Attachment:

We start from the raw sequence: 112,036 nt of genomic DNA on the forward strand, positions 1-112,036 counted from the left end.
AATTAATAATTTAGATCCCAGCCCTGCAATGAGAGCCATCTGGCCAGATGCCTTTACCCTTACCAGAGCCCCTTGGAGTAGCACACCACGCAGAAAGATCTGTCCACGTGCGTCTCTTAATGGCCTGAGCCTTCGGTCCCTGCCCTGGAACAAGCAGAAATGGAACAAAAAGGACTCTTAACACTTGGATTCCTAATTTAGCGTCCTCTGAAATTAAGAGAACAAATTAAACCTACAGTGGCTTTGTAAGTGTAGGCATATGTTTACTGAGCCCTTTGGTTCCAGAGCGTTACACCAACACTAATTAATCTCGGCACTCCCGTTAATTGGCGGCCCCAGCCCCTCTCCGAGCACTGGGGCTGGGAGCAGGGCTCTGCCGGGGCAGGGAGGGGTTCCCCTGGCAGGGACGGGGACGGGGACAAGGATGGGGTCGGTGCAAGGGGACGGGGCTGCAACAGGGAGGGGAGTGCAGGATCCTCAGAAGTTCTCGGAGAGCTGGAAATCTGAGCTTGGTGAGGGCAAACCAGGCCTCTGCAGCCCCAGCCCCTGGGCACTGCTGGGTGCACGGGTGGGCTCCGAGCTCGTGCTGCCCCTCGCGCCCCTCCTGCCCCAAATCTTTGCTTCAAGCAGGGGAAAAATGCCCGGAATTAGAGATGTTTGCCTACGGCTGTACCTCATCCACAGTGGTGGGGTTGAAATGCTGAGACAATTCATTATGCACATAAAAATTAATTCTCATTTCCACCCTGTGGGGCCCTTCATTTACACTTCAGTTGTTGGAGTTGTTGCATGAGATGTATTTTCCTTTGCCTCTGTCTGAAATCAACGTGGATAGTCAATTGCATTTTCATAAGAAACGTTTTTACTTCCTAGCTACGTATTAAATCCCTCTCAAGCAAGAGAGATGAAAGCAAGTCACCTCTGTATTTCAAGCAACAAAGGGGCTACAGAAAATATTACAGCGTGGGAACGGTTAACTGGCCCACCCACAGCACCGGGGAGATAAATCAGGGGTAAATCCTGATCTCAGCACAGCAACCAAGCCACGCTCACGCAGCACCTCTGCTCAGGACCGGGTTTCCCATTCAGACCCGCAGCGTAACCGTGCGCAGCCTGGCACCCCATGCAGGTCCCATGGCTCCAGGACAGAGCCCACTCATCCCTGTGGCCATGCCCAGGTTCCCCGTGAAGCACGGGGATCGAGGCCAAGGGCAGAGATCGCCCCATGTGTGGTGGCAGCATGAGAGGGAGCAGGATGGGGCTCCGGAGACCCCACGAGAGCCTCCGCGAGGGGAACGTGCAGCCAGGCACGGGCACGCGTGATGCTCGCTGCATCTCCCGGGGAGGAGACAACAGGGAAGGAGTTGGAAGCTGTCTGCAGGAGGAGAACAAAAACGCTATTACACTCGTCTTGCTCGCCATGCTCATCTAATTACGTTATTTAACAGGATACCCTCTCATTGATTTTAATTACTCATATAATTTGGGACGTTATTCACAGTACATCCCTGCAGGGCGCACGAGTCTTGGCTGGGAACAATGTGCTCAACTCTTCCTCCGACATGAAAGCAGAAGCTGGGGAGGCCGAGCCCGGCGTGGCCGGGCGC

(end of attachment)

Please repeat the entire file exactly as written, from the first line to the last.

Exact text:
We start from the raw sequence: 112,036 nt of genomic DNA on the forward strand, positions 1-112,036 counted from the left end.
AATTAATAATTTAGATCCCAGCCCTGCAATGAGAGCCATCTGGCCAGATGCCTTTACCCTTACCAGAGCCCCTTGGAGTAGCACACCACGCAGAAAGATCTGTCCACGTGCGTCTCTTAATGGCCTGAGCCTTCGGTCCCTGCCCTGGAACAAGCAGAAATGGAACAAAAAGGACTCTTAACACTTGGATTCCTAATTTAGCGTCCTCTGAAATTAAGAGAACAAATTAAACCTACAGTGGCTTTGTAAGTGTAGGCATATGTTTACTGAGCCCTTTGGTTCCAGAGCGTTACACCAACACTAATTAATCTCGGCACTCCCGTTAATTGGCGGCCCCAGCCCCTCTCCGAGCACTGGGGCTGGGAGCAGGGCTCTGCCGGGGCAGGGAGGGGTTCCCCTGGCAGGGACGGGGACGGGGACAAGGATGGGGTCGGTGCAAGGGGACGGGGCTGCAACAGGGAGGGGAGTGCAGGATCCTCAGAAGTTCTCGGAGAGCTGGAAATCTGAGCTTGGTGAGGGCAAACCAGGCCTCTGCAGCCCCAGCCCCTGGGCACTGCTGGGTGCACGGGTGGGCTCCGAGCTCGTGCTGCCCCTCGCGCCCCTCCTGCCCCAAATCTTTGCTTCAAGCAGGGGAAAAATGCCCGGAATTAGAGATGTTTGCCTACGGCTGTACCTCATCCACAGTGGTGGGGTTGAAATGCTGAGACAATTCATTATGCACATAAAAATTAATTCTCATTTCCACCCTGTGGGGCCCTTCATTTACACTTCAGTTGTTGGAGTTGTTGCATGAGATGTATTTTCCTTTGCCTCTGTCTGAAATCAACGTGGATAGTCAATTGCATTTTCATAAGAAACGTTTTTACTTCCTAGCTACGTATTAAATCCCTCTCAAGCAAGAGAGATGAAAGCAAGTCACCTCTGTATTTCAAGCAACAAAGGGGCTACAGAAAATATTACAGCGTGGGAACGGTTAACTGGCCCACCCACAGCACCGGGGAGATAAATCAGGGGTAAATCCTGATCTCAGCACAGCAACCAAGCCACGCTCACGCAGCACCTCTGCTCAGGACCGGGTTTCCCATTCAGACCCGCAGCGTAACCGTGCGCAGCCTGGCACCCCATGCAGGTCCCATGGCTCCAGGACAGAGCCCACTCATCCCTGTGGCCATGCCCAGGTTCCCCGTGAAGCACGGGGATCGAGGCCAAGGGCAGAGATCGCCCCATGTGTGGTGGCAGCATGAGAGGGAGCAGGATGGGGCTCCGGAGACCCCACGAGAGCCTCCGCGAGGGGAACGTGCAGCCAGGCACGGGCACGCGTGATGCTCGCTGCATCTCCCGGGGAGGAGACAACAGGGAAGGAGTTGGAAGCTGTCTGCAGGAGGAGAACAAAAACGCTATTACACTCGTCTTGCTCGCCATGCTCATCTAATTACGTTATTTAACAGGATACCCTCTCATTGATTTTAATTACTCATATAATTTGGGACGTTATTCACAGTACATCCCTGCAGGGCGCACGAGTCTTGGCTGGGAACAATGTGCTCAACTCTTCCTCCGACATGAAAGCAGAAGCTGGGGAGGCCGAGCCCGGCGTGGCCGGGCGC